Pres. JOHNSON SIRLEAF: Well, let me say that we all believe that the large sums of money that were poured into the country in the Doe era without giving the support for building the institutions that would've led to more democracy, more accountability, but rather given on the basis of trying to preserve a political, you know, relationship, that one we think was wrong. But there have been cases where aid has indeed made a difference, where that aid is used not only to respond to priorities established by the people but used in such a manner that it builds institutions, it helps to promote civil society, that it builds the infrastructure that empower people to do things for themselves.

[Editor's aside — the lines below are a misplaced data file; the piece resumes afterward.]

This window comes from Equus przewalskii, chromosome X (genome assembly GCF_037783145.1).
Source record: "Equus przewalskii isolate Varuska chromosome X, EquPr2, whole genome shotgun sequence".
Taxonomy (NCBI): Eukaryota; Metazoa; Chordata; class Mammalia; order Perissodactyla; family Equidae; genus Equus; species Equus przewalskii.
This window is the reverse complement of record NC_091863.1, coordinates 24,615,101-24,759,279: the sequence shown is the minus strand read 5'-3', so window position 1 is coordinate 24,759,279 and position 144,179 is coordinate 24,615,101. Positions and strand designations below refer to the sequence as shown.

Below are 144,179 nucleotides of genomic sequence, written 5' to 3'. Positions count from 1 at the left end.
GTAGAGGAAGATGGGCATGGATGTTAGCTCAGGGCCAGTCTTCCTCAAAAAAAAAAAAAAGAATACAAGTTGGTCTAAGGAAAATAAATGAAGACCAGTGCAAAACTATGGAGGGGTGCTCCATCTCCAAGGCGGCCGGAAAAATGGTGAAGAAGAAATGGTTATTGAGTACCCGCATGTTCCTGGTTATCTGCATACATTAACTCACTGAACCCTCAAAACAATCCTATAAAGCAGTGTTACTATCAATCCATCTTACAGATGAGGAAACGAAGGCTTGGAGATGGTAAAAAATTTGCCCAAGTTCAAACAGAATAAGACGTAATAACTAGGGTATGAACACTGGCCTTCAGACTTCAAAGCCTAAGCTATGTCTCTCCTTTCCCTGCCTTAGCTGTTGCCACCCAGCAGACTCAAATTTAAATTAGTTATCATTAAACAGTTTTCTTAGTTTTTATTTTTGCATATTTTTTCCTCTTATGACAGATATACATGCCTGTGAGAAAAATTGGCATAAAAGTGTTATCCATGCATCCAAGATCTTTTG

So I - the debate is on, yes. There have been cases where aid has reinforced dependency, but equally so, aid has enabled many nations to be able to achieve the kinds of reform, particularly in Africa that we see today.

MARTIN: I did want to ask you briefly about Charles Taylor. It's still a very sensitive issue after Doe, who took power in a bloody coup, lost his life the same way, by Charles Taylor's forces. You had an opportunity to meet Taylor before all of that started, before he began his very erratic and bloody reign of the country.

Did you - do I have it right that you actually saw some potential in him at the beginning?